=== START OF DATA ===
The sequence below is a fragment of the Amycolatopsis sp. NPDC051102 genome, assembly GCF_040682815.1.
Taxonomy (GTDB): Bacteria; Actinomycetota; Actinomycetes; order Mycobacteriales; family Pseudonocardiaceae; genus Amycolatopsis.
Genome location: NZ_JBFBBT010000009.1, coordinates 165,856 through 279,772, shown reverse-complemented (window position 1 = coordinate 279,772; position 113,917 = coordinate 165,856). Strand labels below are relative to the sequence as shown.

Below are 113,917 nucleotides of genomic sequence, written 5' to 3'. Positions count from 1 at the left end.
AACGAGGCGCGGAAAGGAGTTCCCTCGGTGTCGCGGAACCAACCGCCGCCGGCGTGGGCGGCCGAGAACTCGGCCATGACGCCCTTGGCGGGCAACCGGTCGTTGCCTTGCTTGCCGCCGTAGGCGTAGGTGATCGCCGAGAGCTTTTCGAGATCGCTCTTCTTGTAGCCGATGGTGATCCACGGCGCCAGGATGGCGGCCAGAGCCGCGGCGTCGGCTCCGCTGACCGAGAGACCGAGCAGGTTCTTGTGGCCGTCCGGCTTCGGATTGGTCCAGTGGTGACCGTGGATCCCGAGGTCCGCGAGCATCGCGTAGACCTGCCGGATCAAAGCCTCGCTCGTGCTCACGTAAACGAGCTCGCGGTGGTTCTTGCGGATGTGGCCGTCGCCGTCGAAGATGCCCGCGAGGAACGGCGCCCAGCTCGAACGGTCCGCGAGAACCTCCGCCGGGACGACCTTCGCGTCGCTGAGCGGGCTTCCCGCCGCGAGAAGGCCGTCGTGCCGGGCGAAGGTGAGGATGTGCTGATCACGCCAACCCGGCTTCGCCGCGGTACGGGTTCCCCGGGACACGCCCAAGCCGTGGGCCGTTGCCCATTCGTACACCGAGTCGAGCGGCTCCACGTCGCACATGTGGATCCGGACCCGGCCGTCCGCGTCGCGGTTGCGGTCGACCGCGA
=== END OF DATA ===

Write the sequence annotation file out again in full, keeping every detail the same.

The sequence below is a fragment of the Amycolatopsis sp. NPDC051102 genome, assembly GCF_040682815.1.
Taxonomy (GTDB): Bacteria; Actinomycetota; Actinomycetes; order Mycobacteriales; family Pseudonocardiaceae; genus Amycolatopsis.
Genome location: NZ_JBFBBT010000009.1, coordinates 165,856 through 279,772, shown reverse-complemented (window position 1 = coordinate 279,772; position 113,917 = coordinate 165,856). Strand labels below are relative to the sequence as shown.

Below are 113,917 nucleotides of genomic sequence, written 5' to 3'. Positions count from 1 at the left end.
AACGAGGCGCGGAAAGGAGTTCCCTCGGTGTCGCGGAACCAACCGCCGCCGGCGTGGGCGGCCGAGAACTCGGCCATGACGCCCTTGGCGGGCAACCGGTCGTTGCCTTGCTTGCCGCCGTAGGCGTAGGTGATCGCCGAGAGCTTTTCGAGATCGCTCTTCTTGTAGCCGATGGTGATCCACGGCGCCAGGATGGCGGCCAGAGCCGCGGCGTCGGCTCCGCTGACCGAGAGACCGAGCAGGTTCTTGTGGCCGTCCGGCTTCGGATTGGTCCAGTGGTGACCGTGGATCCCGAGGTCCGCGAGCATCGCGTAGACCTGCCGGATCAAAGCCTCGCTCGTGCTCACGTAAACGAGCTCGCGGTGGTTCTTGCGGATGTGGCCGTCGCCGTCGAAGATGCCCGCGAGGAACGGCGCCCAGCTCGAACGGTCCGCGAGAACCTCCGCCGGGACGACCTTCGCGTCGCTGAGCGGGCTTCCCGCCGCGAGAAGGCCGTCGTGCCGGGCGAAGGTGAGGATGTGCTGATCACGCCAACCCGGCTTCGCCGCGGTACGGGTTCCCCGGGACACGCCCAAGCCGTGGGCCGTTGCCCATTCGTACACCGAGTCGAGCGGCTCCACGTCGCACATGTGGATCCGGACCCGGCCGTCCGCGTCGCGGTTGCGGTCGACCGCGA